Instagram is implementing new measures that will proactively limit the reach of feed posts and stories which ‘likely’ violate its rules around hate speech, bullying and the incitement of violence, as part of its expanding efforts to reduce game and user risk in the app.
As explained by Instagram:
“Previously, we’ve focused on showing posts lower on Feed and Stories if they contain misinformation as identified by independent fact-checkers, or if they are shared from accounts that have repeatedly shared misinformation in the past. Today, we’re announcing some changes to take this effort even further. If our systems detect that a post may contain bullying, hate speech or may incite violence, we’ll show it lower on Feeds and Stories of that person’s followers.”
So how will Instagram determine whether non-reported posts might contain these elements?
“To understand if something may break our rules, we'll look at things like if a caption is similar to a caption that previously broke our rules.”
Instagram further notes that if its systems predict that an individual user is likely to report a post, based on their past history of reporting content, it will also show that post lower in their personal feed.
Which seems pretty foolproof, right? There’ll be no new influx of ‘shadow ban’ reports or similar as a result of IG putting more reliance on machine learning to determine post reach.
Yeah, it could be somewhat problematic, and considering the efforts Instagram has gone to in the past to explain away shadow bans, it’s seems inevitable that this will lead to more accusations of censorship, bias and other criticisms of the platform as a result of this shift.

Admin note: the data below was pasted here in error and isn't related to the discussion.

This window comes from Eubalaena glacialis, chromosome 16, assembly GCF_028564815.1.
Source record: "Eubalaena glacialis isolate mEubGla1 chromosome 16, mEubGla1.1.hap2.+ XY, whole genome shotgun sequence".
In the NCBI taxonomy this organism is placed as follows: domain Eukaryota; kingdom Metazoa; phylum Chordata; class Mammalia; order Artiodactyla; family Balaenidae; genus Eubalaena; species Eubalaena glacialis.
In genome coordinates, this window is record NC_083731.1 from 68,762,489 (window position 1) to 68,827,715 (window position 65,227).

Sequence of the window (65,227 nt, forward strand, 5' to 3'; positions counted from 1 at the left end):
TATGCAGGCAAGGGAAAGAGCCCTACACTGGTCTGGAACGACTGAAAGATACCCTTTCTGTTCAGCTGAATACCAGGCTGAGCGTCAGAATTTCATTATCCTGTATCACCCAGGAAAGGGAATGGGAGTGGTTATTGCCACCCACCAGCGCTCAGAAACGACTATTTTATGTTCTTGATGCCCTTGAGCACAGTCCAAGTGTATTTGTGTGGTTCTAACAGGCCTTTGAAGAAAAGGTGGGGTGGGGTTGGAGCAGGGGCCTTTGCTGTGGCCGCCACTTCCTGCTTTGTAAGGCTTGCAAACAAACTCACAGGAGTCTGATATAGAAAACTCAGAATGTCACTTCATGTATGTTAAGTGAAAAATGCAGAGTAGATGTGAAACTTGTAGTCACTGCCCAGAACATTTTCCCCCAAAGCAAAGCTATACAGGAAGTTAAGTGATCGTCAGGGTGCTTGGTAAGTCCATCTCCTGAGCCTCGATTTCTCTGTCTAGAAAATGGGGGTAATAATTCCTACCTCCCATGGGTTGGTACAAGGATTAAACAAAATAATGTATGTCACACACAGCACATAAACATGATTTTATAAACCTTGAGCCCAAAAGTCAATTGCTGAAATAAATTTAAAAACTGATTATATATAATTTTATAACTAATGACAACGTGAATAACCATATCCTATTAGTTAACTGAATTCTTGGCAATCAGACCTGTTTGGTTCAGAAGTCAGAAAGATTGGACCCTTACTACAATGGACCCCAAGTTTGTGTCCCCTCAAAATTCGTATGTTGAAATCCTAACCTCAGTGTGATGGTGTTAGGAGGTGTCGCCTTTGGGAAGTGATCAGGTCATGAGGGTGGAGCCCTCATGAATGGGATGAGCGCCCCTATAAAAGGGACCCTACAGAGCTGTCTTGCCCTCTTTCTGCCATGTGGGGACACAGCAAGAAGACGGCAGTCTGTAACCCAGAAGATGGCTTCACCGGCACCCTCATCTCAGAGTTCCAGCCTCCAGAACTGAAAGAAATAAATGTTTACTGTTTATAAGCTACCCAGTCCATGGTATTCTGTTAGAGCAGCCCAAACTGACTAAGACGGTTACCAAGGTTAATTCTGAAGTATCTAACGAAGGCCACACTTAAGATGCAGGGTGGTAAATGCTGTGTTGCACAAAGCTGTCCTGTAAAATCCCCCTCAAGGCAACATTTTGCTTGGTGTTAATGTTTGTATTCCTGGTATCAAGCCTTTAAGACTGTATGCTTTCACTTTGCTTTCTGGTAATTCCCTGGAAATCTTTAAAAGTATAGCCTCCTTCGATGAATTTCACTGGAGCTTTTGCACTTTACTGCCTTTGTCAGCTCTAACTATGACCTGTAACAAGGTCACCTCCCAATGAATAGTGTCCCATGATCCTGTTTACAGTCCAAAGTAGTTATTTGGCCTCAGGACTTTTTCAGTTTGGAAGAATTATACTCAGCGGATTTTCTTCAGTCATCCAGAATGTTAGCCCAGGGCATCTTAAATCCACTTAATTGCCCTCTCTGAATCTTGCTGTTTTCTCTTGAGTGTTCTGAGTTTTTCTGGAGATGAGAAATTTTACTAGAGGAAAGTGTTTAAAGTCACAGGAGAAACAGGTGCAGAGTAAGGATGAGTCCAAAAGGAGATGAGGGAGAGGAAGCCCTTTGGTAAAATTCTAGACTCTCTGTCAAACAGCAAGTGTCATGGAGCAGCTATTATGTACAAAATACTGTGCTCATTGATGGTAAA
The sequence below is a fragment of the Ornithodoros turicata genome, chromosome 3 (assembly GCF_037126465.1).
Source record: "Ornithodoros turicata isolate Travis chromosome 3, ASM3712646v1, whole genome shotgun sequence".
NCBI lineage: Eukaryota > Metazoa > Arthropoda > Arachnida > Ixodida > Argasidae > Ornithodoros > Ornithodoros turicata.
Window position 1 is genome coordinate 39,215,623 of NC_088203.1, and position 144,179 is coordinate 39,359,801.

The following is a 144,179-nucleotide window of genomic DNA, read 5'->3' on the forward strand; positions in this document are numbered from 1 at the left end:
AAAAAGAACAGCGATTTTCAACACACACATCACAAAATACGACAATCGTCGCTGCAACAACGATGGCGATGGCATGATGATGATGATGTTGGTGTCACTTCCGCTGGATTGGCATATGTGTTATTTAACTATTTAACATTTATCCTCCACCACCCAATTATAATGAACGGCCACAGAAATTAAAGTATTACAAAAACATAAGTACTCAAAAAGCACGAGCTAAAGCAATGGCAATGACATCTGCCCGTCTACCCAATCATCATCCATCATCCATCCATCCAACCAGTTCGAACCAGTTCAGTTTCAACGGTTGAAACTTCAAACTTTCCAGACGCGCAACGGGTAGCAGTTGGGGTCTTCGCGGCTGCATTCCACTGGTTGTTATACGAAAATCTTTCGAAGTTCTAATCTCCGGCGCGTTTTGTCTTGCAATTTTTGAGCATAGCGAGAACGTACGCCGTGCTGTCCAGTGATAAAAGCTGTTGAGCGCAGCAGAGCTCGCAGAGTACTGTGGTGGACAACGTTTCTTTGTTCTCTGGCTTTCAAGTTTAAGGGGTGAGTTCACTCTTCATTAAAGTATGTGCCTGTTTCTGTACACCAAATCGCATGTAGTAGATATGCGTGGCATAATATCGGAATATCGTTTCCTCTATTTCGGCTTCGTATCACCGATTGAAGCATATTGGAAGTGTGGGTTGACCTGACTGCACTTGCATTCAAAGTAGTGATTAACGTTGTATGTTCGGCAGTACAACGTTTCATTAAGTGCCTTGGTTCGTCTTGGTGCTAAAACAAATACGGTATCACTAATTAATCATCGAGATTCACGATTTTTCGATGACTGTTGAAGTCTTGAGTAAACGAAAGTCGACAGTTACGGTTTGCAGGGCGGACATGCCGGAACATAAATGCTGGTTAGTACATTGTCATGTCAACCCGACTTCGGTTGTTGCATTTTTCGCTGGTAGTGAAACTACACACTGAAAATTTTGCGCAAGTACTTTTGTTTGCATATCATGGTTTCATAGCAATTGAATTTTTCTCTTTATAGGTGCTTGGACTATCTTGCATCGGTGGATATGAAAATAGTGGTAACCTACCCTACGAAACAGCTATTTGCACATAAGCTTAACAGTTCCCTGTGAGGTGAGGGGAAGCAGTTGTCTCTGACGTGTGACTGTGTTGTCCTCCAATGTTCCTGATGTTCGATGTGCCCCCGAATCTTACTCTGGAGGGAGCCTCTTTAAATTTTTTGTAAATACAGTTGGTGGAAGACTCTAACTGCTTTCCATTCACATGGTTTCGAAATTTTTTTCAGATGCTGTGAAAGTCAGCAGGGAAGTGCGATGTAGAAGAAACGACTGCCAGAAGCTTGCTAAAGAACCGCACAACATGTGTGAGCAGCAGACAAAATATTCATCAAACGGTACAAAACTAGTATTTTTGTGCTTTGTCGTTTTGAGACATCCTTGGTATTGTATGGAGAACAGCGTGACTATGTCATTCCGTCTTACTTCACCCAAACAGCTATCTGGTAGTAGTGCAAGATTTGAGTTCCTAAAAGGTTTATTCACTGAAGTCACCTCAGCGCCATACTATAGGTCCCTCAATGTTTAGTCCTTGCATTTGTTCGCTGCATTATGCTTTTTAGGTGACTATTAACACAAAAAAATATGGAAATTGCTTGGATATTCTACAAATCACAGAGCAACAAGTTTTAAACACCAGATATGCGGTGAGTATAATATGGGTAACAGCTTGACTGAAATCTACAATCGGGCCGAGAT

Which is probably not such a bad payoff, if it works. In theory, this could be another key step towards limiting the spread of bullying and hate speech, both of which have no place in any public forum, and no right to amplification and broadcast via social apps. Instagram is also under pressure to improve its efforts in protecting young users from bullying and abuse, after the Facebook Files leak last year suggested that parent company Meta had ignored research which showed that Instagram can have harmful mental health impacts for teens.
Anything that can be done to stop the spread of such is, at the least, worth an experiment, while Instagram also notes that it has previously avoided implementing automated systems of this type because it wanted to ensure that its technology ‘could be as accurate as possible’ in detection.
Which suggests that it now has the required level of confidence in its processes to ensure good results. So while there will undoubtedly be more reports of mistakes, and more accusations of overreach, invoking some amendment in the constitution (always incorrect), if it works, and reduces instances of harm and mental anguish due to bullying and hate speech, it will be entirely worth it.